With my growing desire to Know My Food, I’ve been yearning for a real farmer’s market. I was getting worried that too many fakes were popping up around here. I saw one market that was basically just conventional food, probably whatever the grocery stores didn’t take, being sold on the roadside in my very suburban neighbourhood. This was last fall right after we moved here. I only saw them about three times before the season ended (or they got found out). Whoever they were, I sure wasn’t going to form the kind of relationship with the grower that Barbara Kingsolver wrote about in Animal, Vegetable, Miracle.
There were a couple other ones I attended last summer, but again it wasn’t really what I was looking for. There were too many people selling too many things that had little, if anything, to do with what I was going to put on the table (unless you consider organic beeswax candles scented with real herbal tea infusions something that goes on your table). Not that I have anything against people selling natural products but I was looking for Food. I wanted to speak to the people who grew the food, knew where it came from and how it was grown.
I asked around my crunchy friends and of course they steered me straight. Apparently there are a couple of really good farmers markets in town and they aren’t too far from where we live (though we do have to go Into The City). Of course the bummer is that they only hold them on Saturdays. So after going through all this effort to tailor my life so I don’t have to join the tide of rush hour refugees, trying to cram everything they really want to do in life into their weekend, it looks like I will now have to do my food shopping on a Saturday morning. Bummer.
Nevertheless, I’m growing increasingly dissatisfied with the produce at our local big box supermarket. The more I read, the more pathetic the stuff in the store looks to me. Apples that alternate between bruised and mushy to looks-really-good-but-isn’t-ripe and therefore is also not very tasty. There is nothing in the store to tell me whether a food is in season or not, unless you consider price an indicator. For example, I bought some asparagus last week because the price seemed really good (1.98/lb). Usually it is over $2.50/lb. And I thought I remembered reading in AVM that asparagus was one of their first spring crops (the recipe for asparagus and morel bread pudding made my mouth water!). I’m also frustrated that I can’t tell where alot of the stuff came from. Oh sure, the Swiss Chard had little twist-ties wrapped around them with “Product of Mexico” stamped on them. The bagged organic apples say “Product of Canada” yet apparently come from Ontario. I’m not sure why we need to ship apples 3000 miles across the continent. And Ontario is freezing compared to here in BC, so how is it they’re growing apples and we’re not? Most of the loose produce does not indicate where it was grown. And the tomatoes, don’t even get me started…if they have any that aren’t bruised and rotten, they’re barely ripe. I only buy “on the vine” tomatoes because even though they still aren’t as good as the home-grown variety, at least they actually smell like a tomato (takes me right back to my grandfather’s garden). The other ones have no scent at all. I’m currently reading The End of Food and the first chapter is about tomatoes – it’s called “Red Tennis Balls” and now I know why.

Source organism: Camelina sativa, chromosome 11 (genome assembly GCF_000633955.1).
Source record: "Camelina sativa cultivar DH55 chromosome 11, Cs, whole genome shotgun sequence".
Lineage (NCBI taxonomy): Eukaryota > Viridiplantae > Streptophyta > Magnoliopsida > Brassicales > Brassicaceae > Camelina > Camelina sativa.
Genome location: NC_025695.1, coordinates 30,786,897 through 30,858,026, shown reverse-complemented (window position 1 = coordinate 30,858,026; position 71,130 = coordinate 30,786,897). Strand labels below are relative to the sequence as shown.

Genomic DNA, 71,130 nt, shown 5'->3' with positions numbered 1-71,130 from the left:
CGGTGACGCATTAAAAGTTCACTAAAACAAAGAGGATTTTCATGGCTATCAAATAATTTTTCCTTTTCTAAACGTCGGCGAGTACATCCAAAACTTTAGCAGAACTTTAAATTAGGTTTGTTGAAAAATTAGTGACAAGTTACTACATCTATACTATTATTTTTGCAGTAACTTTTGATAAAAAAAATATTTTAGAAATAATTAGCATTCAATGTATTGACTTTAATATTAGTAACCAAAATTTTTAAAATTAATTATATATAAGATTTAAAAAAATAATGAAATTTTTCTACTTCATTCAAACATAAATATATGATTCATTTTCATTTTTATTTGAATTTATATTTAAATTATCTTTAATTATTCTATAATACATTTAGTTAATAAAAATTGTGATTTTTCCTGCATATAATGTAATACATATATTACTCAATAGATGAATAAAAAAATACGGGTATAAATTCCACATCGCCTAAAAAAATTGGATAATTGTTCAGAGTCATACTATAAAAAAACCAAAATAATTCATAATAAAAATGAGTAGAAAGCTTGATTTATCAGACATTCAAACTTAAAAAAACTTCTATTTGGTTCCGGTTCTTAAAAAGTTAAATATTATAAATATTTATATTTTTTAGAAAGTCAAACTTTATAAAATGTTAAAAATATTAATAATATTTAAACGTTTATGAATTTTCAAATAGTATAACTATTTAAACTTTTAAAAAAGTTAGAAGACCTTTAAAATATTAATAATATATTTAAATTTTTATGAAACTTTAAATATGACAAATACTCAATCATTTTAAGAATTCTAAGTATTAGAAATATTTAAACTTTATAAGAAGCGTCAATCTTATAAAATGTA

But…farmer’s markets don’t start up here until another month or more, so I figured I was just going to have to wait. Then I mentioned it to a friend who read AVM long before I did and whattaya know? The wonderful folks at Eatlocal.org started a Winter Farmer’s Market last year! There are only two buying days left for this season, but one is tomorrow, so go ahead – ask me what I’m doing tomorrow! I’m particularly excited about these guys because I’ve been trying to find an ethical source for pork (I love me some pork sausages!) and I can’t wait to see what they have on offer. I hope I get a chance to talk to some of the vendors and find out more about what’s available locally.